Kenyans and Kenyan-Canadians living in the Greater Toronto Area received with shock the news about Sunday's Ethiopian Airlines plane crash that killed more than 150 people.
The Boeing 737-800 MAX jet crashed six minutes after leaving Ethiopia's Bole International Airport.
The Nairobi-bound flight went down near the town of Bishoftu, 60km south-east of the Ethiopian capital, Addis Ababa.
None of the 157 people aboard the flight, including 149 passengers and 8 crew members, survived.
The plane was carrying people from 33 different nationalities, with Kenya and Canada being the worst hit by the tragedy.
32 Kenyans and 18 Canadians lost their lives in the crash while Ethiopia lost 9, US (8), China (8), Britain (7), France (7), Egypt (6) Netherlands (5), Slovakia (4), and Sweden (3).
Spain, Israel, Morocco, and Poland lost two nationals each while Belgium, Indonesia, Ireland, Mozambique, Norway, Saudi, Sudan, Somalia, Serbia, Togo, Uganda, Yemeni, Nepal, and Nigeria lost one each.
Speaking to Global News, Apondi Odhiambo, a secretary for the Kenyan Community of Ontario, says members of the community are extremely devastated by the news.
Apondi says members of the community have been affected directly and indirectly by the crash.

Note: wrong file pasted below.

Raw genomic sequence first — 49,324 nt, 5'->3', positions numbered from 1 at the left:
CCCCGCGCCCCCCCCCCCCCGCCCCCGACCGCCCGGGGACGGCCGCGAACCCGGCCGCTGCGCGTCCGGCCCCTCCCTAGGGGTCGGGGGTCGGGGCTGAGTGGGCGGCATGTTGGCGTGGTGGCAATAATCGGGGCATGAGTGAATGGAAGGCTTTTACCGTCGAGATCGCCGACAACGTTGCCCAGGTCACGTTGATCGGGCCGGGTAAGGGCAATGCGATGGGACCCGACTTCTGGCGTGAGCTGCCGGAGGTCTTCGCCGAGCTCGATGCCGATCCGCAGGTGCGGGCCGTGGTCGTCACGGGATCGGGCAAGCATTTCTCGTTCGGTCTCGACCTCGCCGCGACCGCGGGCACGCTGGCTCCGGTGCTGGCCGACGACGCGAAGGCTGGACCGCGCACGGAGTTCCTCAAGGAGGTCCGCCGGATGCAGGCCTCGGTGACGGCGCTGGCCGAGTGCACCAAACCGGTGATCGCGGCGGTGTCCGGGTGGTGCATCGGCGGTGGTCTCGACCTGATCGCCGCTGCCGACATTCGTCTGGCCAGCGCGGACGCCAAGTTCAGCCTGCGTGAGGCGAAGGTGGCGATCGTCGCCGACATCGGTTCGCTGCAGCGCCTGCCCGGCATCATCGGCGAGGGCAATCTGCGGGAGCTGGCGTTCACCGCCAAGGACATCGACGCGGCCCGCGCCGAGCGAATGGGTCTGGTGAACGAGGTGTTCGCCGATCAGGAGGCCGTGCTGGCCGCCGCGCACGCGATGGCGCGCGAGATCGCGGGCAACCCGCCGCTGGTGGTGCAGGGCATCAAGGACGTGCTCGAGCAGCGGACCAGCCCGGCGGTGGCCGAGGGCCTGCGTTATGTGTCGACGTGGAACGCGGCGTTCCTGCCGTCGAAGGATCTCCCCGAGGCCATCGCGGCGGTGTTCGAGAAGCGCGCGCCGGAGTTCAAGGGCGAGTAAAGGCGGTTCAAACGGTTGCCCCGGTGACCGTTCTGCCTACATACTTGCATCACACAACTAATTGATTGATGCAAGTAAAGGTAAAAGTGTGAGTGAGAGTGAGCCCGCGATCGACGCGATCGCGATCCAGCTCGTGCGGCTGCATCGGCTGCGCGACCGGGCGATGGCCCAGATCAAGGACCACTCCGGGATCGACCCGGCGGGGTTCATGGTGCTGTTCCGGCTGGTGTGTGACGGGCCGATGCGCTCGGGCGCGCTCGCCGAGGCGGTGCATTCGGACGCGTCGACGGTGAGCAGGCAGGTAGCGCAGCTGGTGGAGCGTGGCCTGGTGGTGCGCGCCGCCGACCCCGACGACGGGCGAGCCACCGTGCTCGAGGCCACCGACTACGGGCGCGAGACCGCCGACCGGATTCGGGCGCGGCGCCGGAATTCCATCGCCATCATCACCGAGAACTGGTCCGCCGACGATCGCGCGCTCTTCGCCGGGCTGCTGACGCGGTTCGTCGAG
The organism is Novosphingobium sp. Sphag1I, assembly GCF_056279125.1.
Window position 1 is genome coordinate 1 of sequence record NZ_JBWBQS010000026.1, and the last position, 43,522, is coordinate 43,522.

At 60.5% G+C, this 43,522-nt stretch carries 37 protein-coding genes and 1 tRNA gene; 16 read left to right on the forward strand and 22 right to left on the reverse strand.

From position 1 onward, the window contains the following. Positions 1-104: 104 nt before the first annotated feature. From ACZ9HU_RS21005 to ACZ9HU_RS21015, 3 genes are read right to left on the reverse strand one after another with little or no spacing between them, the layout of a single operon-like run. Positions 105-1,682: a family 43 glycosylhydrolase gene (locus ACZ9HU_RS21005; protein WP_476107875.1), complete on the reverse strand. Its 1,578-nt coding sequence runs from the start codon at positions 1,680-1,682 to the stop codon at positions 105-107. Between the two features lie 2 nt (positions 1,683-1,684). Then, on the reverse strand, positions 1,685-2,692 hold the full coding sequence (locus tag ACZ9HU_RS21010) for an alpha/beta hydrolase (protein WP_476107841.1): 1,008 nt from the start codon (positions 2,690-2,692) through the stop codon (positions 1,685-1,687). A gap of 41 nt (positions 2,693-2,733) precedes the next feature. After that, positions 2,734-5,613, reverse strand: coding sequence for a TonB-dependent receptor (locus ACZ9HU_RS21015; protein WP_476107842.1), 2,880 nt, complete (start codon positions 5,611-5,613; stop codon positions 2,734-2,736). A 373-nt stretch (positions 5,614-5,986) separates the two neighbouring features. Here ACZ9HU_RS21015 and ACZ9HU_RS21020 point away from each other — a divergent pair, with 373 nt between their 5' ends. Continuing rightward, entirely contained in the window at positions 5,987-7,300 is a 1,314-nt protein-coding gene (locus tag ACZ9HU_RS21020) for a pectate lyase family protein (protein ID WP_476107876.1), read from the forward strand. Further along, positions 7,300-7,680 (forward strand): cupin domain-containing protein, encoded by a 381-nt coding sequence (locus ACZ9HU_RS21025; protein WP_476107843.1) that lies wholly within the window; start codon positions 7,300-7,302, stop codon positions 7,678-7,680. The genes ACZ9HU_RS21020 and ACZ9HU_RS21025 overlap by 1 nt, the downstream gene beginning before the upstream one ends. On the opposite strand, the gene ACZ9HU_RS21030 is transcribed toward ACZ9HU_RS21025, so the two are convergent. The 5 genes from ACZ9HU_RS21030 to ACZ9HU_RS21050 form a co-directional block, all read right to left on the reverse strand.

“We just need the support because there’s a lot of trauma, there’s a lot of triggers,” Odhiambo says.
“And as a Kenyan community and African community, one thing that really binds us together is this period of unity and community.”
She says she knows two of the 18 Canadians killed in the accident and their families say they are devastated.
“Most Kenyans from Canada use Ethiopian Airlines. It’s very economical, and also the connection is fair," she explains.
Another community member, Matthew Njenga says he is really shocked because he frequently travels the same route.
“It was very sad news because I fly Ethiopian [Airlines] quite often,” he says adding: “I just arrived [from the airline] to Toronto on Friday morning.”
Njenga also says he has traveled on the ill-fated flight four times in the past six months. Njenga says he often travels to Nairobi, Kenya with his family.
He also explains that the majority of Kenyans prefer using Ethiopian Airlines when traveling from Canada since it's more convenient compared to other Airlines plying the route.
“When something like this happens, given the number of people involved, it’s quite tragic,” Njenga notes.
Odhiambo has asked Canadians and the government to support the local Kenyan community during this difficult time.
“[We’re] hoping to have a vigil, a community get-together and support so we’re able to console each other,” she says.
A professor at Ottawa’s Carleton University has been identified as one of the victims from Canada.
The cause of the crash is yet to be established as investigations continue.